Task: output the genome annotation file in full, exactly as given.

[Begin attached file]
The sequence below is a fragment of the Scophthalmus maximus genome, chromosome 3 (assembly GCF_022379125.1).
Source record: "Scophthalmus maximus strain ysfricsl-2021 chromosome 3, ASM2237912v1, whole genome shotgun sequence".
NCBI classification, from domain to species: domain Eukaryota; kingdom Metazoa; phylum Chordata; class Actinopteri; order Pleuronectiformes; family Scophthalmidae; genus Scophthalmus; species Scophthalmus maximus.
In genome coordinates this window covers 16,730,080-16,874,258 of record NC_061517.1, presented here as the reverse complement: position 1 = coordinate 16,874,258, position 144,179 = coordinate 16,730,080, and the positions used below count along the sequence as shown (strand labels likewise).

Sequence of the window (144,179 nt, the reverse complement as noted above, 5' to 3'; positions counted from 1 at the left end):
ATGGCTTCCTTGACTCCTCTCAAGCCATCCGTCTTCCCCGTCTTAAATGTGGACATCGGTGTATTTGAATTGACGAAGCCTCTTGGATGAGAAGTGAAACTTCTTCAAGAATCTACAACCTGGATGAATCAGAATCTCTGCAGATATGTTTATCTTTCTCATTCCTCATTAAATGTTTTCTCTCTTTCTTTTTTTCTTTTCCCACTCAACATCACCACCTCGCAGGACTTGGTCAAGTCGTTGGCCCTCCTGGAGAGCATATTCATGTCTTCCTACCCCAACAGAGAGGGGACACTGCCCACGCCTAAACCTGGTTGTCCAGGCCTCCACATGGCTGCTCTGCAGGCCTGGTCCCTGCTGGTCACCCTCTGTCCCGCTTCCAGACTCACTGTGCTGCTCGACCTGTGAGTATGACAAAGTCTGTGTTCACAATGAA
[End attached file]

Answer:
The sequence below is a fragment of the Scophthalmus maximus genome, chromosome 3 (assembly GCF_022379125.1).
Source record: "Scophthalmus maximus strain ysfricsl-2021 chromosome 3, ASM2237912v1, whole genome shotgun sequence".
NCBI classification, from domain to species: domain Eukaryota; kingdom Metazoa; phylum Chordata; class Actinopteri; order Pleuronectiformes; family Scophthalmidae; genus Scophthalmus; species Scophthalmus maximus.
In genome coordinates this window covers 16,730,080-16,874,258 of record NC_061517.1, presented here as the reverse complement: position 1 = coordinate 16,874,258, position 144,179 = coordinate 16,730,080, and the positions used below count along the sequence as shown (strand labels likewise).

Sequence of the window (144,179 nt, the reverse complement as noted above, 5' to 3'; positions counted from 1 at the left end):
ATGGCTTCCTTGACTCCTCTCAAGCCATCCGTCTTCCCCGTCTTAAATGTGGACATCGGTGTATTTGAATTGACGAAGCCTCTTGGATGAGAAGTGAAACTTCTTCAAGAATCTACAACCTGGATGAATCAGAATCTCTGCAGATATGTTTATCTTTCTCATTCCTCATTAAATGTTTTCTCTCTTTCTTTTTTTCTTTTCCCACTCAACATCACCACCTCGCAGGACTTGGTCAAGTCGTTGGCCCTCCTGGAGAGCATATTCATGTCTTCCTACCCCAACAGAGAGGGGACACTGCCCACGCCTAAACCTGGTTGTCCAGGCCTCCACATGGCTGCTCTGCAGGCCTGGTCCCTGCTGGTCACCCTCTGTCCCGCTTCCAGACTCACTGTGCTGCTCGACCTGTGAGTATGACAAAGTCTGTGTTCACAATGAA